Pete Maravich’s all-time NCAA scoring record survives … for now
For nearly two decades, Mike Davis kept the photo his seven-year-old son smiles next to a baby-faced LeBron James.
The head coach of the Detroit Mercy men’s basketball team this season has found himself more often looking at this photo of both characters chasing history.
“I thought, ‘Is this the all-time leading scorer in NBA history and the leading scorer in college basketball history?'” Davis told Sportzshala Sports last week. “What a priceless picture it would be if that happened.”
This future was very close to becoming a reality on Thursday night, but Antoine Davies was missing one flick of his wrist to make it happen. The five-year-old Detroit Mercy high schooler missed a hurried 3-pointer in the closing seconds of a season-ending 71–66 loss to Youngstown State that left him three points short of Pete Maravich’s career NCAA scoring record.
It remains to be seen if Davis will get another chance to break the record. The Detroit Mercy won’t get an NCAA or NIT berth due to its 14-19 record, but after Thursday’s game, Mike Davis hasn’t ruled out entering the low-level College Basketball Invitational.
To play CBI, Detroit Mercy had to receive an invitation and pay a $50,000 entry fee. Any points scored by Antoine Davies in the CBI will count towards the scoring.
“I will definitely accept any invitation,” Mike Davis said after Thursday’s game. He later softened this stance, saying: “It will not depend on me. It depends more on the players. If they really want to play, we’ll be happy to play.”
Antoine Davies said he “wouldn’t have a problem” playing CBI but wasn’t overly enthusiastic about the opportunity.
“Everyone wants to get into the NCAA Tournament,” the younger Davis said.
It doesn’t look like the Detroit Mercy will have to resort to CBI consideration with Davis advancing to the Horizon League quarter-finals on Thursday night, 25 points short of Maravich with 3,667 points. Twenty-five seemed like easy work for the big shot specialist, who has averaged 28.4 points this season and topped 30 in eight of his previous nine games.
The calculus changed when Youngstown State unveiled a defensive scheme designed to get anyone but Davis to attack. The top seeded Penguins double-teamed the high-scoring 6-foot-1 combo defender every time he dribbled, every time he saw daylight in transition, every time he curled around the screen to catch and hit. . Sometimes Davis would get caught as soon as he crossed the middle of the court.
In response, Davis struck a balance between looking for his own shot and looking to set up his teammates. He had seven points at half-time, 15 at the start of the second half and 22 by the final buzzer. . He finished 7 of 26 from the floor, including 4 of 16 from three-point range.
It was a relief to some that Davis did not lay claim to a sacred record that had not been threatened in more than half a century. They argued that Davis could not be the rightful college basketball scorer king, that his feat would have been marked with an oversized star. In the end, it took Davis 144 games to get close to what Maravich did in 83.
Maravich played at LSU during an era when freshmen were not yet eligible to go to university. Over the course of three years, he averaged an unfathomable, almost mythical 44.2 points per game, despite not having the advantage of a shot clock or three-point line. Due to rule changes caused by disruptions due to COVID-19, Davis received an NCAA waiver allowing him to play five full seasons with the Detroit Mercy. He scored 25.4 points per game in the struggling Titans program, which set losing records in all but one of its five seasons.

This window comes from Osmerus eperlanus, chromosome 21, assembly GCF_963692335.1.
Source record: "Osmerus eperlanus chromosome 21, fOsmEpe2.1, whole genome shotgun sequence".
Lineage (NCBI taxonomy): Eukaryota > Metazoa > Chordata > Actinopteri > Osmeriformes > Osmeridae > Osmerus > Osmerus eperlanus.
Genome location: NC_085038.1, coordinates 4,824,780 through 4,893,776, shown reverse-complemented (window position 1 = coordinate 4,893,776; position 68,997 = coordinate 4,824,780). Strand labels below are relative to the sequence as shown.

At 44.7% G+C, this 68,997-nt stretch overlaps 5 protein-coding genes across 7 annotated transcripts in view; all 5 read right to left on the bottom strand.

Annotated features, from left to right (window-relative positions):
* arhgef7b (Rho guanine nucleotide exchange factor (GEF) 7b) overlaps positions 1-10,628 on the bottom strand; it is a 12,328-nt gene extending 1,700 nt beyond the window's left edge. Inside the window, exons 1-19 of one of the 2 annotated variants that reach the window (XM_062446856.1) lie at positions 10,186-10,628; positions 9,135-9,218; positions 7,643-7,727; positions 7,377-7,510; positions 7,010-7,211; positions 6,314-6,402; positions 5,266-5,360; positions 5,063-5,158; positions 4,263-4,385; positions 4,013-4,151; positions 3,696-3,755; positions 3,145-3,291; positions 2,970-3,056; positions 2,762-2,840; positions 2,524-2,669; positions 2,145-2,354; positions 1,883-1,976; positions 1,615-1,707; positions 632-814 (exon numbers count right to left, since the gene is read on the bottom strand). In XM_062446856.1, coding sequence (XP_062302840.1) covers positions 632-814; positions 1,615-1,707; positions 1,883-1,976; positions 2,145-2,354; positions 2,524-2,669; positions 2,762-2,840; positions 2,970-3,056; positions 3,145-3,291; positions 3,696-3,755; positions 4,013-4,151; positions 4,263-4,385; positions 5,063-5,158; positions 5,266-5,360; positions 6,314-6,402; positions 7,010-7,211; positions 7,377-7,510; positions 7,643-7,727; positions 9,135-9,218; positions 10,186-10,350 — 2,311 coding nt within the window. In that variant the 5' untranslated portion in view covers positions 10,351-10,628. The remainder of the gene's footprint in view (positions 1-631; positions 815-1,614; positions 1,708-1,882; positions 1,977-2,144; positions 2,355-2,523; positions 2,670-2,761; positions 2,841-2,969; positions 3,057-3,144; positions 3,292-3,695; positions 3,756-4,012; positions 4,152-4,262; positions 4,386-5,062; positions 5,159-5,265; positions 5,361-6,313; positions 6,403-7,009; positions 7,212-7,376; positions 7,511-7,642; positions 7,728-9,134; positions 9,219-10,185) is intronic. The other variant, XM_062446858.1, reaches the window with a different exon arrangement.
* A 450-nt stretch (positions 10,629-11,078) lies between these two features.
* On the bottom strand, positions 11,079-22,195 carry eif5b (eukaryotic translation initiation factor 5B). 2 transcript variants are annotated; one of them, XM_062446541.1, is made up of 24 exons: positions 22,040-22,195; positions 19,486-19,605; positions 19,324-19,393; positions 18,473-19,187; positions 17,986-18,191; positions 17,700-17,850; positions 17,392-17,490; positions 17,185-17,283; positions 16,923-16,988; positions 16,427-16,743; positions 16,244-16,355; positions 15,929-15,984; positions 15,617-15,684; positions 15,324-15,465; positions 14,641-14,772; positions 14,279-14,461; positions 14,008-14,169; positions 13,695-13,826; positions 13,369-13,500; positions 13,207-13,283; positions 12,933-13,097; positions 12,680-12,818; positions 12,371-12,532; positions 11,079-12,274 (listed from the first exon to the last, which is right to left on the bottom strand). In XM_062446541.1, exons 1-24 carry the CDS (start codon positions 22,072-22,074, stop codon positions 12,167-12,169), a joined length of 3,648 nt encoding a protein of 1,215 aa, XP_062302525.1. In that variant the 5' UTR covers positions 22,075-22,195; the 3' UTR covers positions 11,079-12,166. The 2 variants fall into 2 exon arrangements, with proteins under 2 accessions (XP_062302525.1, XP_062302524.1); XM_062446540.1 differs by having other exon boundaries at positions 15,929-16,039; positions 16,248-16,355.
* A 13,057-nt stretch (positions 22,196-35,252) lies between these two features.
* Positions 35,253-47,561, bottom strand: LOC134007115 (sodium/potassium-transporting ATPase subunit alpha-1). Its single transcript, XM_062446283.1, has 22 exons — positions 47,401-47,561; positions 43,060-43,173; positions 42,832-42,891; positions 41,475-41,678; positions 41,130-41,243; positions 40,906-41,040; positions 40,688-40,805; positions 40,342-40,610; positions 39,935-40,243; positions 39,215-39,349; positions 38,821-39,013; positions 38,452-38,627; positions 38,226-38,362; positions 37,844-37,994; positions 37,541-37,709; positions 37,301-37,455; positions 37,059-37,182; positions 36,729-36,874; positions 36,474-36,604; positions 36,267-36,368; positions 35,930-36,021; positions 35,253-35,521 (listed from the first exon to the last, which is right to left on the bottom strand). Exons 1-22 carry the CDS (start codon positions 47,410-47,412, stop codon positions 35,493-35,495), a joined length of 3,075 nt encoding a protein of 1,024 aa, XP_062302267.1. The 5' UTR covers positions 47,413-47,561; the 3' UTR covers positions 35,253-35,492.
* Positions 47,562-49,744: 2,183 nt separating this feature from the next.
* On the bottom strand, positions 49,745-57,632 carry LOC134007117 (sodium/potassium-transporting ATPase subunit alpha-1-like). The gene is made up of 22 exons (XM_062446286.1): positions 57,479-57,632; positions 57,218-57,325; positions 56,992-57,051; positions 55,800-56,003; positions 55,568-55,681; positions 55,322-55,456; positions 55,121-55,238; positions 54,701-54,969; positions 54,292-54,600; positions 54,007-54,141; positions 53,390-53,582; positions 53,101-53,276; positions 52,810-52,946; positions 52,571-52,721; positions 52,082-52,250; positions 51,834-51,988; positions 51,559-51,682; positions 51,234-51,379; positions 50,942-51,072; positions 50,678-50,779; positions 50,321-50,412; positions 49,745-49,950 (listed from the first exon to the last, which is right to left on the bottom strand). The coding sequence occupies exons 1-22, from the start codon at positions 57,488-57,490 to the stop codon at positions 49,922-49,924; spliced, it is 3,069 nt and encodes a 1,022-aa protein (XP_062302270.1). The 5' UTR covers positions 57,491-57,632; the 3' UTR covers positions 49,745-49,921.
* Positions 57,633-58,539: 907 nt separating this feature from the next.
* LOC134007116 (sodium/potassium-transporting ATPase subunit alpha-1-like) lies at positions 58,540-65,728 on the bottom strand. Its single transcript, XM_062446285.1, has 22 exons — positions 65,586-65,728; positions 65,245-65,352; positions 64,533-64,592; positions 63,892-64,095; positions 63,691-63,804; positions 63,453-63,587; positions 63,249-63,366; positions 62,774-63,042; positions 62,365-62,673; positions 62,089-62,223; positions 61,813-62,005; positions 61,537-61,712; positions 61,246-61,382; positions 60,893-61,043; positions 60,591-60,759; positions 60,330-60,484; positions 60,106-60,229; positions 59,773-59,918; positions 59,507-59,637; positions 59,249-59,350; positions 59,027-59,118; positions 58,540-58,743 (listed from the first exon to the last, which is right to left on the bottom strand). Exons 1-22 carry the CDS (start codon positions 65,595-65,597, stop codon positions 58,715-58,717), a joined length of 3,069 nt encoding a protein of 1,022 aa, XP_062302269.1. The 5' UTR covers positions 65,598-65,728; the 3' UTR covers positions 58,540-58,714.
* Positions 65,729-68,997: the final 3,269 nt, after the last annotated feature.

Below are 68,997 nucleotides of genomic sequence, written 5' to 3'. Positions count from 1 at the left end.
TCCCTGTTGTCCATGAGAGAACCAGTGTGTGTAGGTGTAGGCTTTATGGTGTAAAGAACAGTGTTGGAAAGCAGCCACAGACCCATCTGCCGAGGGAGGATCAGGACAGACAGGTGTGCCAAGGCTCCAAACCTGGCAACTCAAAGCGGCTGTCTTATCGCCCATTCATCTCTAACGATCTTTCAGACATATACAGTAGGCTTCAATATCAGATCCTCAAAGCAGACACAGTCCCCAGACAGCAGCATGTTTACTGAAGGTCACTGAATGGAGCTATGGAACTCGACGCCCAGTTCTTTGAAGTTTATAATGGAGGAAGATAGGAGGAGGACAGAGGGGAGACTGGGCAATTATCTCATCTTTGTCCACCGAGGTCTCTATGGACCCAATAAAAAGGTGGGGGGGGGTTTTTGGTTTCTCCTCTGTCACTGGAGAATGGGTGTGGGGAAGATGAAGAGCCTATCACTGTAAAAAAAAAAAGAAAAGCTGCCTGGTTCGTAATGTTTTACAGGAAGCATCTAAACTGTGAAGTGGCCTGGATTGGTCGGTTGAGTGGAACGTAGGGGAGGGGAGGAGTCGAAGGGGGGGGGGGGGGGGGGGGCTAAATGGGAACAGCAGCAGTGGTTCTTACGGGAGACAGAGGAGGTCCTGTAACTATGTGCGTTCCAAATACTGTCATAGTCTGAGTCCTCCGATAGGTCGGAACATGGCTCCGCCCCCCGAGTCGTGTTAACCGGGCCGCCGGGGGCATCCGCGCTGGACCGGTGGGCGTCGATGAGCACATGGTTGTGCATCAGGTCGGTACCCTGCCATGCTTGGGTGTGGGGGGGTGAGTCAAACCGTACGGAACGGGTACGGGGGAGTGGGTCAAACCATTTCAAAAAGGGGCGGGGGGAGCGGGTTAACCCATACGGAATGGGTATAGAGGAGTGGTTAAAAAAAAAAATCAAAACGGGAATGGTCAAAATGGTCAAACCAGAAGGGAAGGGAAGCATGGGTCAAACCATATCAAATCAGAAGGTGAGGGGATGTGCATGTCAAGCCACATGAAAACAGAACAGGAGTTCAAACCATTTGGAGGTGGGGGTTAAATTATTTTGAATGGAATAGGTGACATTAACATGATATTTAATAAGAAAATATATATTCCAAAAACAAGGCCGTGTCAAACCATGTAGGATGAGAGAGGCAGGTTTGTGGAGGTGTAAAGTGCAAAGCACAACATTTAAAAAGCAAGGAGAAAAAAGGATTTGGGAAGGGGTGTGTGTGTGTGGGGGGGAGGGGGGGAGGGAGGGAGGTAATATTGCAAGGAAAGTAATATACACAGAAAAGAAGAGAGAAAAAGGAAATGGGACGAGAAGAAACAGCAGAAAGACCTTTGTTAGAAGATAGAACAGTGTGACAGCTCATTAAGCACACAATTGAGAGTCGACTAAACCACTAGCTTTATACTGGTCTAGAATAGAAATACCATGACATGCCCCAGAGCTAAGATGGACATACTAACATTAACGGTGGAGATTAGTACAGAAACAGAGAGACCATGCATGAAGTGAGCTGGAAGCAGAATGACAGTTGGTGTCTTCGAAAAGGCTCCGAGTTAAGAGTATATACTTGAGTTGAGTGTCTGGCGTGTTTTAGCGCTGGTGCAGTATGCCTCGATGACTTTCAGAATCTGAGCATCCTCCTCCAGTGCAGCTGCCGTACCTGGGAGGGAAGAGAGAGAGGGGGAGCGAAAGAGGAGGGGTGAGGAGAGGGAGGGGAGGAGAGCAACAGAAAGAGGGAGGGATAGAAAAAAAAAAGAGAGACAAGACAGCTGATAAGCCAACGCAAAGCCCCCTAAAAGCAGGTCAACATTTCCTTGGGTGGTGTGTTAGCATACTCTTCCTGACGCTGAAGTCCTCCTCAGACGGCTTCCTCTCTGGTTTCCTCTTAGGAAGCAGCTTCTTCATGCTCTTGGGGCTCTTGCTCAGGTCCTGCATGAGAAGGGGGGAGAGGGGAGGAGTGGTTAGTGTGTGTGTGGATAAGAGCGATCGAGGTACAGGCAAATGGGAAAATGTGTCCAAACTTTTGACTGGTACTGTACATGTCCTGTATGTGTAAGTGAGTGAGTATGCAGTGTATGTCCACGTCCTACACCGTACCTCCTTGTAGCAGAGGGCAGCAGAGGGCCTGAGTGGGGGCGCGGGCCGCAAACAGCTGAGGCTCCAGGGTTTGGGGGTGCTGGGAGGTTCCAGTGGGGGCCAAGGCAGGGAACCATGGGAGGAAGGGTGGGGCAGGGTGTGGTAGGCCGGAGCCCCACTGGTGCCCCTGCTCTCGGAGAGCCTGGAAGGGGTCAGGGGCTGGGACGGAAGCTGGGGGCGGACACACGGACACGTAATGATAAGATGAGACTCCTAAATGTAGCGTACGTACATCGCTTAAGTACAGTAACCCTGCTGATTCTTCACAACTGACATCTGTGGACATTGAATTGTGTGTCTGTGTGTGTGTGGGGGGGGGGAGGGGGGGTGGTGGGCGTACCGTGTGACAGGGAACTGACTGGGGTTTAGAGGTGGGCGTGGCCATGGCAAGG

Another factor in the game was Maravich’s mystique. Pistol Pete became a basketball folk hero over the course of his career, a player whose mop haircut and wide socks were appropriate for his era, but whose crowd-pleasing game was ahead of its time. The LSU freshman team consistently outperformed their university during Maravich’s first year on campus. Fans in basketball-apathetic SEC cities flocked to see his plethora of dribbles from behind, no-glance passes and jump shots with the next zip.
Davis, on the other hand, shone with anonymity in an off-radar program. The 8,000-seat Detroit Mercy Arena was less than a quarter full Tuesday night as Davis scored 38 points, extending his team’s season and keeping Maravich’s drive alive. Davis’ quest to break the record aired Thursday night on ESPN+.
Even Mike Davis said last week that if his son surpasses Maravich, they should both be remembered as record holders.
“I feel like Antoine is the best scorer of this generation and Pistol Pete is the best scorer of his generation,” Mike said.
Despite all the differences between Antoine and Pistol Pete, there are striking parallels between them. The younger Davis is also the coach’s son. Like Maravich, he had complete freedom of action to shoot from anywhere and everywhere. And like Maravich, he could put on a show.
Jab steps. Crossover dribbles. Step back. floats. There is no shot in Davis’ arsenal.
He tried all of them on Thursday. Too often they didn’t fall.
If his son broke the record on Thursday, Davis would have a plan for an old photo he took with Antoine and LeBron. The coach says, “I’d take this off my phone and put it on the wall.”
Now the Davises will have to decide if Antoine’s CBI record breaking will lessen some of the achievement’s brilliance.